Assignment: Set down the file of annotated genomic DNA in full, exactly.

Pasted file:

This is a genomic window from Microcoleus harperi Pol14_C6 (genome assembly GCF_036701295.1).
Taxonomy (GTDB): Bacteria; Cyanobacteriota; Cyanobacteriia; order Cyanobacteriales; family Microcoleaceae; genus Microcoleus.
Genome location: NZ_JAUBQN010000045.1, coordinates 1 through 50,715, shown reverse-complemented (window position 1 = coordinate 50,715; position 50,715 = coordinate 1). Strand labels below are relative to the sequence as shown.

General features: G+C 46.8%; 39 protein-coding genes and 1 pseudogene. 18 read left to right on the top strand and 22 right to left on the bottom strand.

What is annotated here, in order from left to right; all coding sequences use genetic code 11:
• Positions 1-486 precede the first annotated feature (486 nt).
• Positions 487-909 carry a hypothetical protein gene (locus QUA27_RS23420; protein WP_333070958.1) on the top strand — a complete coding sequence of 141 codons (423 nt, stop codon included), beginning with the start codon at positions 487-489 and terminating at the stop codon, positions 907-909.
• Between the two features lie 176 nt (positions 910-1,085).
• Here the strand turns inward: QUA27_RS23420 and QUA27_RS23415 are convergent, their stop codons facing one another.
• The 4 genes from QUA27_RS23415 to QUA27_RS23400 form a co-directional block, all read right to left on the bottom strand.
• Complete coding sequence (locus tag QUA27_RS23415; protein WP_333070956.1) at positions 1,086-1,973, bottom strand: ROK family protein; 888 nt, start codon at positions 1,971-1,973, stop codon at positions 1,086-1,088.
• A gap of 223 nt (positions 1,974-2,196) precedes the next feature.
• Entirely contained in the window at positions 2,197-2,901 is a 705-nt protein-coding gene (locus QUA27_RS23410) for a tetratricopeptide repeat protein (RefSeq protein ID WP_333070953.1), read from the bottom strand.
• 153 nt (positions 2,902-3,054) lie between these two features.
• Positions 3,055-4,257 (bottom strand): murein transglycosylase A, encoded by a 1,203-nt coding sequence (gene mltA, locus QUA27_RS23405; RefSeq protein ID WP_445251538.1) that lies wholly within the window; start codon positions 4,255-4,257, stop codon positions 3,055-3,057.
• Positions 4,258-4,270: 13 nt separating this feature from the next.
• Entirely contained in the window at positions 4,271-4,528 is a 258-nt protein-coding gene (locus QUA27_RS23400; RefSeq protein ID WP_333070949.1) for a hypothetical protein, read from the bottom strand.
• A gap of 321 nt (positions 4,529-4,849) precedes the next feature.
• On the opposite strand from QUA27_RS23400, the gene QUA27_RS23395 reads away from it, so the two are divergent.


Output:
This is a genomic window from Microcoleus harperi Pol14_C6 (genome assembly GCF_036701295.1).
Taxonomy (GTDB): Bacteria; Cyanobacteriota; Cyanobacteriia; order Cyanobacteriales; family Microcoleaceae; genus Microcoleus.
Genome location: NZ_JAUBQN010000045.1, coordinates 1 through 50,715, shown reverse-complemented (window position 1 = coordinate 50,715; position 50,715 = coordinate 1). Strand labels below are relative to the sequence as shown.

General features: G+C 46.8%; 39 protein-coding genes and 1 pseudogene. 18 read left to right on the top strand and 22 right to left on the bottom strand.

What is annotated here, in order from left to right; all coding sequences use genetic code 11:
• Positions 1-486 precede the first annotated feature (486 nt).
• Positions 487-909 carry a hypothetical protein gene (locus QUA27_RS23420; protein WP_333070958.1) on the top strand — a complete coding sequence of 141 codons (423 nt, stop codon included), beginning with the start codon at positions 487-489 and terminating at the stop codon, positions 907-909.
• Between the two features lie 176 nt (positions 910-1,085).
• Here the strand turns inward: QUA27_RS23420 and QUA27_RS23415 are convergent, their stop codons facing one another.
• The 4 genes from QUA27_RS23415 to QUA27_RS23400 form a co-directional block, all read right to left on the bottom strand.
• Complete coding sequence (locus tag QUA27_RS23415; protein WP_333070956.1) at positions 1,086-1,973, bottom strand: ROK family protein; 888 nt, start codon at positions 1,971-1,973, stop codon at positions 1,086-1,088.
• A gap of 223 nt (positions 1,974-2,196) precedes the next feature.
• Entirely contained in the window at positions 2,197-2,901 is a 705-nt protein-coding gene (locus QUA27_RS23410) for a tetratricopeptide repeat protein (RefSeq protein ID WP_333070953.1), read from the bottom strand.
• 153 nt (positions 2,902-3,054) lie between these two features.
• Positions 3,055-4,257 (bottom strand): murein transglycosylase A, encoded by a 1,203-nt coding sequence (gene mltA, locus QUA27_RS23405; RefSeq protein ID WP_445251538.1) that lies wholly within the window; start codon positions 4,255-4,257, stop codon positions 3,055-3,057.
• Positions 4,258-4,270: 13 nt separating this feature from the next.
• Entirely contained in the window at positions 4,271-4,528 is a 258-nt protein-coding gene (locus QUA27_RS23400; RefSeq protein ID WP_333070949.1) for a hypothetical protein, read from the bottom strand.
• A gap of 321 nt (positions 4,529-4,849) precedes the next feature.
• On the opposite strand from QUA27_RS23400, the gene QUA27_RS23395 reads away from it, so the two are divergent.